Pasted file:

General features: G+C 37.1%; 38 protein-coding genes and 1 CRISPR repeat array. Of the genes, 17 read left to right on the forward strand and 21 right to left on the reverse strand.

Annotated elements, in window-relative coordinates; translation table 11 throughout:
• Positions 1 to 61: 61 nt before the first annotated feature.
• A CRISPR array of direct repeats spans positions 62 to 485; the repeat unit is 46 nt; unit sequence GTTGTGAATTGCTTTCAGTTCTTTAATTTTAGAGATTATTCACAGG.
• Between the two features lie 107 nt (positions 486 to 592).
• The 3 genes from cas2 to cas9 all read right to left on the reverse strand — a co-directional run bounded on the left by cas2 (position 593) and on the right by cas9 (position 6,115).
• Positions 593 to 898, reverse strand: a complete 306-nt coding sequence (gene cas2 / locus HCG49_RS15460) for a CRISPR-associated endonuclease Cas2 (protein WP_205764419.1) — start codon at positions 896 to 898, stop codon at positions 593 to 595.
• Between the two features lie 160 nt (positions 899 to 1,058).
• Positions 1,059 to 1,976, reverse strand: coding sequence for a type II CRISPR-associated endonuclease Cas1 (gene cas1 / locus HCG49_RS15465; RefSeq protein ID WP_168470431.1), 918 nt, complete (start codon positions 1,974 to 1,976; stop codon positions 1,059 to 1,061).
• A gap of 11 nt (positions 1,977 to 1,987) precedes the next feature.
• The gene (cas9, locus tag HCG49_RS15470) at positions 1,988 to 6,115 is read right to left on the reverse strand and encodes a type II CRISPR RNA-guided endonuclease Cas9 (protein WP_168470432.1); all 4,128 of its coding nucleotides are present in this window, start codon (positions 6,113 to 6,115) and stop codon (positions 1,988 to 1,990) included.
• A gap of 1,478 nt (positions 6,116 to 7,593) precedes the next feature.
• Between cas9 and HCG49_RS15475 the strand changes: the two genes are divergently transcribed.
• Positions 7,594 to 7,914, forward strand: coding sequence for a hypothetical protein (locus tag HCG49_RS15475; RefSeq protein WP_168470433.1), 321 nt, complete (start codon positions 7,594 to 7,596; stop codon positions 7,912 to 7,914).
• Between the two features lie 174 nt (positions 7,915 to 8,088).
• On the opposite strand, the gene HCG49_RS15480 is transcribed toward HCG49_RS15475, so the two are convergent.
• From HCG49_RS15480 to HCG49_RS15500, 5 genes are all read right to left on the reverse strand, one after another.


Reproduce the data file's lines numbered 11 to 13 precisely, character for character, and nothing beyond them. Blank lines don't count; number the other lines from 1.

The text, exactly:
• The gene (cas9, locus tag HCG49_RS15470) at positions 1,988 to 6,115 is read right to left on the reverse strand and encodes a type II CRISPR RNA-guided endonuclease Cas9 (protein WP_168470432.1); all 4,128 of its coding nucleotides are present in this window, start codon (positions 6,113 to 6,115) and stop codon (positions 1,988 to 1,990) included.
• A gap of 1,478 nt (positions 6,116 to 7,593) precedes the next feature.
• Between cas9 and HCG49_RS15475 the strand changes: the two genes are divergently transcribed.